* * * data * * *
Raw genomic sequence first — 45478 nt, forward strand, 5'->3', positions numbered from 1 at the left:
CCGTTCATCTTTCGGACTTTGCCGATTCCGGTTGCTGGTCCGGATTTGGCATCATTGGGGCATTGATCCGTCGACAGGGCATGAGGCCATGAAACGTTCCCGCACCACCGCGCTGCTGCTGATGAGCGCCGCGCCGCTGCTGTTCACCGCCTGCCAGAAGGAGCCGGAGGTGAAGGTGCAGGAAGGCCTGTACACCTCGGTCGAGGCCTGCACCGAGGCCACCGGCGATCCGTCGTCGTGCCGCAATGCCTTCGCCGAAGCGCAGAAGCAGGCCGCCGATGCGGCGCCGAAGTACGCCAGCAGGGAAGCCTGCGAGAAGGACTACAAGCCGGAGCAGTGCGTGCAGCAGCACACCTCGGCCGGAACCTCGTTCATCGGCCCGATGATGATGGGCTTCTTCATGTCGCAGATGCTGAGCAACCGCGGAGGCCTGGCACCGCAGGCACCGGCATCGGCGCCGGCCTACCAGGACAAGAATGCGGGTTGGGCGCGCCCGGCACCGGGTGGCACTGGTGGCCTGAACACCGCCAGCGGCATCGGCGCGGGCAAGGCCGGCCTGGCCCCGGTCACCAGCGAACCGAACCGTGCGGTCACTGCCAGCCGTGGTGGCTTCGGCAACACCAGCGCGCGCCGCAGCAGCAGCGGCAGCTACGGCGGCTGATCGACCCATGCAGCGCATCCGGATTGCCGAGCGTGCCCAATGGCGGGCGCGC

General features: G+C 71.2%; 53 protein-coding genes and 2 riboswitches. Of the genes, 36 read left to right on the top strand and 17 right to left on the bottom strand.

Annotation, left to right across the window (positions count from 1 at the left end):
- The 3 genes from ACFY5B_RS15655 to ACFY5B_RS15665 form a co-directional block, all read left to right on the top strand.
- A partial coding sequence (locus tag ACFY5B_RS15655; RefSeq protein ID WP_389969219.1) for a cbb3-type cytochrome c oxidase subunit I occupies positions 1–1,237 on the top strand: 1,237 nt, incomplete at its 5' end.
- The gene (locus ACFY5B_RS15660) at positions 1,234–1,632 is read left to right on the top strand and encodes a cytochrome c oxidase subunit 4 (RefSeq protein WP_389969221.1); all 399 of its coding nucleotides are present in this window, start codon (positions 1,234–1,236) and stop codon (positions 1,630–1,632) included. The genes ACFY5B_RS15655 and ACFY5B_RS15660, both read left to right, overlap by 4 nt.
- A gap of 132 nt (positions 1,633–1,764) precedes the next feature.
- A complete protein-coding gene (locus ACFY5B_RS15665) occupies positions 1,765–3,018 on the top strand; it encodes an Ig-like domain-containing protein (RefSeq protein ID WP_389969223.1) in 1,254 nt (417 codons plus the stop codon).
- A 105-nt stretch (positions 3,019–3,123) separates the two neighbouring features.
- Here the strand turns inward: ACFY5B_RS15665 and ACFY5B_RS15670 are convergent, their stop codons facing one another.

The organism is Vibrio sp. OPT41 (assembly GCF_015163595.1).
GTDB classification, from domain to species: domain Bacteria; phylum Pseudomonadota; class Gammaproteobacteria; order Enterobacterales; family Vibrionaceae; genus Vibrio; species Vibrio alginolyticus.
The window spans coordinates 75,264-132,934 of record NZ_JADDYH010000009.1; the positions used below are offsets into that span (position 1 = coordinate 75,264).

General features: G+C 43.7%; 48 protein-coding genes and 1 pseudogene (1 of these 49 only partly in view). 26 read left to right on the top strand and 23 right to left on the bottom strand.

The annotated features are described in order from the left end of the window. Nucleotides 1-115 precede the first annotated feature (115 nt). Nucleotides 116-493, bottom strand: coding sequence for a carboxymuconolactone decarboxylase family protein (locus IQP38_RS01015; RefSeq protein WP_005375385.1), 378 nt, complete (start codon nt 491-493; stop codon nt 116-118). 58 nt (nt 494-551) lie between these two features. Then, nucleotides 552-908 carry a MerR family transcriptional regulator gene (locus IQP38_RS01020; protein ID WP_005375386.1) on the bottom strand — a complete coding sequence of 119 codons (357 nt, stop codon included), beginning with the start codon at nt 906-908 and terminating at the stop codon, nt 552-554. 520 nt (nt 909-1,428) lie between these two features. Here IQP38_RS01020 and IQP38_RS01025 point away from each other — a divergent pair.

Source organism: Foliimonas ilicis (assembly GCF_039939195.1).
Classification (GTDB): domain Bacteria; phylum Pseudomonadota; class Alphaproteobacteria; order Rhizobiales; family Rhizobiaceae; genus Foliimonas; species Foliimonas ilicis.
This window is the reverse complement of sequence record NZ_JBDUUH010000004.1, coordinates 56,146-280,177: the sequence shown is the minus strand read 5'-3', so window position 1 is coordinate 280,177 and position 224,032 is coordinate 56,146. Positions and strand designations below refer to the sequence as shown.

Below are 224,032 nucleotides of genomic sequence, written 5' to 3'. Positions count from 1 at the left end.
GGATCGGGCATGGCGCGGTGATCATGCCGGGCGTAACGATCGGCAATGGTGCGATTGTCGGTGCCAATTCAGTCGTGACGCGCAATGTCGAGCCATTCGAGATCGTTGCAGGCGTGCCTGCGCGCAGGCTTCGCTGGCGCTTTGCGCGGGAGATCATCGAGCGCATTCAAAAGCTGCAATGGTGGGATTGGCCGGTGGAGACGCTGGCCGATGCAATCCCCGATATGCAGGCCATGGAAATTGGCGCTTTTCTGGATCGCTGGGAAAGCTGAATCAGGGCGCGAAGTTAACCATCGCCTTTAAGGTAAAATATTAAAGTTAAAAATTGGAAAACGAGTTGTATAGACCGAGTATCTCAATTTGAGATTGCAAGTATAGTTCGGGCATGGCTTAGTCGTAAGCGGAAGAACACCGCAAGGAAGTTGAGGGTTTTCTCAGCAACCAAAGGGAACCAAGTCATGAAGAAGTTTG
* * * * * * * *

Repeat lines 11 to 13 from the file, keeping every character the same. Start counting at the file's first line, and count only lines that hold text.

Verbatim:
- Here the strand turns inward: ACFY5B_RS15665 and ACFY5B_RS15670 are convergent, their stop codons facing one another.

The organism is Vibrio sp. OPT41 (assembly GCF_015163595.1).
GTDB classification, from domain to species: domain Bacteria; phylum Pseudomonadota; class Gammaproteobacteria; order Enterobacterales; family Vibrionaceae; genus Vibrio; species Vibrio alginolyticus.